Prodigal Son

Yesterday afternoon was full of adventure for one of the five young peregrines at the University of Pittsburgh.  It’s an incident that happens every year but this time we saw it on video.

Just after 2:00pm one of the male nestlings was daydreaming on the front perch when his brother decided to use the nest as a runway. Flapping wildly and paying no attention, his brother careened to the front of the box.

Bump!  Whoops!  The young male was knocked off his perch into the gully two feet below.

The nestling was fine, he wasn’t hurt, but he had never encountered this situation before and didn’t know how to get back to the nest … yet.

When his parents found out what happened they did what all peregrine parents do — they withheld food until the youngster was hungry enough to come get it.  Nothing motivates a young peregrine so much as hunger.  He’ll even learn to fly if it’s the only way he’ll get fed.

So all the nestlings waited.  And waited.

At 4:50pm Dorothy stopped by to check and offered a scrap of meat from the corner of the nestbox.  It wasn’t a real meal.  The nestling below did not come up.

“Well,” thought Dorothy, “they’ll just have to wait.”

At 5:15pm she perched on the nestrail above his best escape route and looked down on her son in the gully.  He was fine.  He just had to figure it out.

Finally, after 6:30pm, he discovered he could get back to the nest if he went to the spot his mother seemed to indicate and scrabbled up a bulwark on the left side of the box.  (This area isn’t visible on the camera.  I happen to know what it looks like up there.)

The noise riveted his siblings.

Suddenly he appeared on camera!  They stared at him in wide-eyed wonder.  “What happened?  Are you OK?”

He stared back, then went to a corner to preen.  “I’m fine.  Give me a break.”

It wasn’t until 8:00pm that Dorothy finally brought them a real meal and by then they were so hungry all five screamed at the tops of their lungs.

“Good,” thought Dorothy, “The prodigal son returned.  It was well worth the wait.”

p.s.  To see how it happened, watch these two hotspots from the Cathedral of Learning archives: “Bumped out of the nest” and “The adventurer returns.”  Thanks to Jennie Barker for spotting these!

p.p.s.  Now that one of them has been off the nest, the other four will be brave about ledge-walking too.  You often won’t see all five on camera.  They’re getting ready to fledge.

(photo from the National Aviary webcam at the University of Pittsburgh’s Cathedral of Learning, video from the lost archives of

14 thoughts on “Prodigal Son

  1. I’m sure glad that the little guy is ok! The clips are amazing…I love the way his sibs looked at him when he returned to the nest. Thanks to you and Jennie for bringing the story and the clips to us…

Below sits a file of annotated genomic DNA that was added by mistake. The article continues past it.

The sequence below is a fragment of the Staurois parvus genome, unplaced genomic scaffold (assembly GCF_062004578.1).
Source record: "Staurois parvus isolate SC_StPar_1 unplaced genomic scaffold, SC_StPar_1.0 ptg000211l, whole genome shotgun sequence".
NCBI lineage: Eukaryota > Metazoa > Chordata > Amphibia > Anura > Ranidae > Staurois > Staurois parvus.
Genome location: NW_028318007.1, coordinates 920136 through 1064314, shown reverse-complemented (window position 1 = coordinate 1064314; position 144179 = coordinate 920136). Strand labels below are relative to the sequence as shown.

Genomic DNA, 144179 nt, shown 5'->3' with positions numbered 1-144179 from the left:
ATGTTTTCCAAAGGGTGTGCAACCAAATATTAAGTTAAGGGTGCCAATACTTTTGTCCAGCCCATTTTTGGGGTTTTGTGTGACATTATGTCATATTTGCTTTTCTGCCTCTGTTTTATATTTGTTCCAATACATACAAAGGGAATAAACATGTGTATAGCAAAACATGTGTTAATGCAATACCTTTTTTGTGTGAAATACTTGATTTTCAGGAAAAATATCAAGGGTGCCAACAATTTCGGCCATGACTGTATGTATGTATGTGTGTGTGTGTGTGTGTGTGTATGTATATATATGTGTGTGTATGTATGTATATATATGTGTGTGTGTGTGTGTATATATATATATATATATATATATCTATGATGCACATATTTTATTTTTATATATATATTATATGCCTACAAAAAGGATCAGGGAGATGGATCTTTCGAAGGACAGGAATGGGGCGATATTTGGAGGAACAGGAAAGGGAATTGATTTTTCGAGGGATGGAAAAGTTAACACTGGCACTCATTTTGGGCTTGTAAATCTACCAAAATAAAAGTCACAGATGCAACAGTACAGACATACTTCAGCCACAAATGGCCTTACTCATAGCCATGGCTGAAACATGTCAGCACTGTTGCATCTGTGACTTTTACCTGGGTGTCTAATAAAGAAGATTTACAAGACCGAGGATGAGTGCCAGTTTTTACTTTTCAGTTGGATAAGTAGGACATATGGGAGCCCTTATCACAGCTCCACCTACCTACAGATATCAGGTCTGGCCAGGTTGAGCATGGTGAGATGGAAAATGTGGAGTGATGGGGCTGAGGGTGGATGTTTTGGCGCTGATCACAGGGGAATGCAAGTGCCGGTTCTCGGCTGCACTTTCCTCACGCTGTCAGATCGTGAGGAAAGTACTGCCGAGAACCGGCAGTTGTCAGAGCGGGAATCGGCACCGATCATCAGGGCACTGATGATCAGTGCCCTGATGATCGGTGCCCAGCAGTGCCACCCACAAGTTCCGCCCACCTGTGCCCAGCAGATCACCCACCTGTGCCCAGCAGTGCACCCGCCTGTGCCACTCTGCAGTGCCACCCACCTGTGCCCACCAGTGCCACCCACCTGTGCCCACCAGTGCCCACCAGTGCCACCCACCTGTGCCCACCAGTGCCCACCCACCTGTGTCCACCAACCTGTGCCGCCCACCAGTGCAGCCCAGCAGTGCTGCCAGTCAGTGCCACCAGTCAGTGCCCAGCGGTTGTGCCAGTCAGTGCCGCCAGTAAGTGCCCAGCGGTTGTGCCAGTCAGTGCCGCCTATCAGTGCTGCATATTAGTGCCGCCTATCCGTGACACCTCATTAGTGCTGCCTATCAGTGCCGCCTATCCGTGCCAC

2. That’s so fascinating, the way they know to use food as a learning incentive. I was just thinking while watching them stumble around a couple days ago that they probably knock each other out of the nest alot when it’s time to strengthen those wings.

    A few days ago I watched one of them take a headfirst stumbling flapping run right into the wall at the back of the scrape, bonking it’s head. It was actually pretty hilarious (it wasn’t too hard of a bonk).

    Thanks for the excellent narrative, Kate!

  3. I loved the one when Dorothy finally brought the food! They almost pushed her out of the nest – poor Dorothy she looked like she was in a war zone with all those screaming kids.

  4. Thanks, Kate, for explaining what was going on that we couldn’t see on camera. Great description of what turned out to be a learning experience for the nestlings and for the rest of us!

  5. This is a great title and story! Thanks for telling it so well, Kate!

    Being able to see still pics and video hotspots of the action is wonderful!

    These Peregrines frequently do something unexpected. I am always learning something new!

  6. Did it happen again? I can only see 4 of them from the 2 angles. Perhaps I’m just missing one…

  7. Nevermind – I see them all. Though one of em just started flapping like crazy and taking quick little runs – I thought for it was about to jump/fall off.

  8. Another one (same?) got bumped out of the nest this evening about 808 pm. He made it back rather quickly.

  9. In some respects hopping into and out of the gully may become a game. “See me jump down! See me climb up!” It won’t last long. As soon as they know how to fly they’ll play games in the air.

  10. You are all so blessed. I just heard from a FB freind that he witnessed the first flight!
    So I googled and then I found your site, Kate!
    I am coming up to Oakland tomorrow or Friday to witness this amazing experience!
    Keep up the wonderful work!

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